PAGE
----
Welcome to the digital age! As a society, we’ve all grown accustomed to instant access to information via electronic devices such as laptops, iPads, and smart phones. In fact, we often panic if we’re away from electronic devices for too long, a term known as fear of missing out (FOMO). If you’ve questioned this reliance on digital devices for you and your family members and feel a break might be necessary, read on for information regarding a digital detox.
What is a digital detox?
A digital detox is either a formal or informal program designed to give electronics users a break from their reliance on digital devices. From a Digital Blackout Challenge, which is a detox week, to a Tech Timeout, a program that has family members commit to a certain amount of non-tech time on a weekly basis, there are programs that help guide family members in effectively taking a break from electronics.
Ill effects of technology on health:
• Trouble preserving thoughts in long-term memory due to “split focus.”
• Difficulty filtering out irrelevant information.
• Chronically distracted.
• Adverse affect on vision.
According to this article, there are no findings to support the theory that cell phone radiation causes disease such as cancer. However, research supports the theory that technology can have negative impact on overall health in a number of ways. For instance, Dr. Guy Meadows, author of “The Sleep Book: How to Sleep Well Every Night,” has seen an increasing number of patients with insomnia due to their inability to put down their gadgets. Performing just two or three tasks at the same time, such as texting, watching TV, and spending time on the computer, puts far more demand on the brain in general, which can lead to difficulty with long-term memory. Some attribute poor communication and social skills in kids to our society’s increased reliance on technology.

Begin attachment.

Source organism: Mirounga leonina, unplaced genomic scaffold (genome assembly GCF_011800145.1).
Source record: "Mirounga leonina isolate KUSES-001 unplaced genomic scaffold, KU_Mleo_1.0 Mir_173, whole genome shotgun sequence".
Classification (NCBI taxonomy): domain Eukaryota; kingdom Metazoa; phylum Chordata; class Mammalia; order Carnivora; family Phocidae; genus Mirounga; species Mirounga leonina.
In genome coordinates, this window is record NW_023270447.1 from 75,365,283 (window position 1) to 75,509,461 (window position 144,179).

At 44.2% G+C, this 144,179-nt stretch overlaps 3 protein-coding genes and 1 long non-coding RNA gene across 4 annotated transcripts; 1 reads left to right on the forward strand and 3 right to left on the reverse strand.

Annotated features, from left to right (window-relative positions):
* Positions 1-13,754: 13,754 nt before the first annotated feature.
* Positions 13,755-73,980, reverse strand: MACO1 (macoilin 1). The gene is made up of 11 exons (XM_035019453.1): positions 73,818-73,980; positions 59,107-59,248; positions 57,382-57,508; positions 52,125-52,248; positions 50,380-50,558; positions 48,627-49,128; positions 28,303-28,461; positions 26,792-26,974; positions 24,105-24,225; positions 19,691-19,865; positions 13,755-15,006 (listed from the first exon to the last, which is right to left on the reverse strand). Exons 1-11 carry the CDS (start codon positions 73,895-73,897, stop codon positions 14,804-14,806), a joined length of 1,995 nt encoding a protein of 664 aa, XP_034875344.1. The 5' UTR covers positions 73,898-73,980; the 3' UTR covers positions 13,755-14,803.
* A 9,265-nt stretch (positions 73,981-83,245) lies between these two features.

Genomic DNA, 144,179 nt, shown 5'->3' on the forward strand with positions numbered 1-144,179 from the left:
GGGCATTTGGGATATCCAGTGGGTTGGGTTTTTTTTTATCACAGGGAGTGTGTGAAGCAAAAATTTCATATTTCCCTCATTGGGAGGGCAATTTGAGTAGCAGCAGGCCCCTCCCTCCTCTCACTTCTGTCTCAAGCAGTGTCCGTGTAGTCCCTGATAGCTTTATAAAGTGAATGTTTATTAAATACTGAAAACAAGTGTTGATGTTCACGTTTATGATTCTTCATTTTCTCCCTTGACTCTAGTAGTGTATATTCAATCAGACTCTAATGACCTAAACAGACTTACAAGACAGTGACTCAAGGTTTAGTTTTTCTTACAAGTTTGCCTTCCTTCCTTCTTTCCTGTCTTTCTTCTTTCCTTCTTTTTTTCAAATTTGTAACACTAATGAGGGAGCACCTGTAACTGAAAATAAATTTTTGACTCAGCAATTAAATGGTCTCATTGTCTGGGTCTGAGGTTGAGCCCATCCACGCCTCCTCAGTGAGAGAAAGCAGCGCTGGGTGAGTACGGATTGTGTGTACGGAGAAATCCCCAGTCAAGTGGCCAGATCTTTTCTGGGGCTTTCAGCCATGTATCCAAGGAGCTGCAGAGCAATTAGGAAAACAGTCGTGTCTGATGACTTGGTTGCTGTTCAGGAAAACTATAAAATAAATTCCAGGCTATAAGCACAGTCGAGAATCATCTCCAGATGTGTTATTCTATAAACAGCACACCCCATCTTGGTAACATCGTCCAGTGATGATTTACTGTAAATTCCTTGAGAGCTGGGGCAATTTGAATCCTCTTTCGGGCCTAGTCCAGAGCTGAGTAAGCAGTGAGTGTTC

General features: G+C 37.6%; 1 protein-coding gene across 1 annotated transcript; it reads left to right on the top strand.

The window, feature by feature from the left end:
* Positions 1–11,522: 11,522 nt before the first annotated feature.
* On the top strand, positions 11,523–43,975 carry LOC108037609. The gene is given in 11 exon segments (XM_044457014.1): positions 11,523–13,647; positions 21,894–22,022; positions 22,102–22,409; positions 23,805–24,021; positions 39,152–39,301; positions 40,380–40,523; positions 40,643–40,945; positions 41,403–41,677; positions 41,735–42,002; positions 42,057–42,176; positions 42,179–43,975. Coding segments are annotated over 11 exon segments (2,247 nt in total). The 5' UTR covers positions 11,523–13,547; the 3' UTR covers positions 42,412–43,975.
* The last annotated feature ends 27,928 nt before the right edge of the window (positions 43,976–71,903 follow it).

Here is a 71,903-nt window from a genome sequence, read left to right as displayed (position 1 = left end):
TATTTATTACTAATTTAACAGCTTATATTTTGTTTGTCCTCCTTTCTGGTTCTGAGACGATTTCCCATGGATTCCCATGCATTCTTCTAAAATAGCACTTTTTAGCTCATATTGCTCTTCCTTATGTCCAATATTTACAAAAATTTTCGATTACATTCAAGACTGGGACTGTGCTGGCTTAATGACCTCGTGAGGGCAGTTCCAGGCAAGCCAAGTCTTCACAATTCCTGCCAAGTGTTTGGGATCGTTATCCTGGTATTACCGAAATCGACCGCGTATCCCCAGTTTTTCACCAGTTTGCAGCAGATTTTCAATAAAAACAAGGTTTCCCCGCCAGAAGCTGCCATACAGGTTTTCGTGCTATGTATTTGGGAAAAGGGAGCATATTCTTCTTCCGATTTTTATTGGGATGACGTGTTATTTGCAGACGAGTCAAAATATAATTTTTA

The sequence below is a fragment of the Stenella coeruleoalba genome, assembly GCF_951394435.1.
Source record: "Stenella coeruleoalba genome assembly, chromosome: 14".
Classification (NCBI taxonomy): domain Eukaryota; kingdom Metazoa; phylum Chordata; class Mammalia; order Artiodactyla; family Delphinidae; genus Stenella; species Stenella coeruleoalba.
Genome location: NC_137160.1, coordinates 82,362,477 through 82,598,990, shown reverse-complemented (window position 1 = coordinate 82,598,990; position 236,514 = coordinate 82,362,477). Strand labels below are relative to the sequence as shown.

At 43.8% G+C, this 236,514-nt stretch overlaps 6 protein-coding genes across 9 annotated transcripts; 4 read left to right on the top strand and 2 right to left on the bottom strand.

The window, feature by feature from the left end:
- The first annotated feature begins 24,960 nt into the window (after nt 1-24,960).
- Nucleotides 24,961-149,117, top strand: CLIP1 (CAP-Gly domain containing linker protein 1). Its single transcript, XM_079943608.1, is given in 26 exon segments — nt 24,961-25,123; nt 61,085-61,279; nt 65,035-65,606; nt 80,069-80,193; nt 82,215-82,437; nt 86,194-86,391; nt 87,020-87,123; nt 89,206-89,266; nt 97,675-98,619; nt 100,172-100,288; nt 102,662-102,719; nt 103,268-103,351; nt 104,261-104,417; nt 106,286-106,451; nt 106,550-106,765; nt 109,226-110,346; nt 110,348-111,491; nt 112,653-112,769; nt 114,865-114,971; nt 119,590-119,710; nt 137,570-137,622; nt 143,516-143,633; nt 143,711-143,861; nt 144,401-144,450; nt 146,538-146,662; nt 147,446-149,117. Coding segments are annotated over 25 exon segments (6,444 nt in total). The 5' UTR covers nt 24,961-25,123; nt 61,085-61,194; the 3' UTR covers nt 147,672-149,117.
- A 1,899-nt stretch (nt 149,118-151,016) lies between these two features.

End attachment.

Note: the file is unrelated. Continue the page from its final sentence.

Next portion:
Effective ways to detox:
1. Set a time frame for a digital detox. Some suggest starting with one day, such as a Sunday, and progressing to a weekend or even a detox week.
2. Notify necessary individuals you’ll be unavailable. For instance, your boss, clients, and other family members might grow concerned if unable to reach you.
3. Have a plan for emergencies. For example, decide how your children will communicate with you if they’re away from home.
4. Don’t treat the detox as a punishment.
5. Plan to do something fun with the detox time. A family activity is a great way to use the free time.
Benefits of a digital detox:
• The detox provides a break from information overload and overstimulation from technology.
• It allows for reevaluation of the use of technology.
• The break encourages setting boundaries and limits for technology use. Living without constant access to information, even temporarily, makes you realize you can.
• Kids learn how to do nothing, a valuable tool for life.
How to set healthy limits with technology:
• Have a “no texting” rule at dinner. Encourage conversation with the family instead.
• Set a good example. If your kids see parents who are constantly glued to their phones and/or computers, they are likely pick up and exhibit the same habits.
• Emphasize the importance of finding balance in life with technology.
Additional information on digital detox:
Visit www.digitalblackout.org or www.techtimeout.com for valuable information.
Be Wize & Be Healthy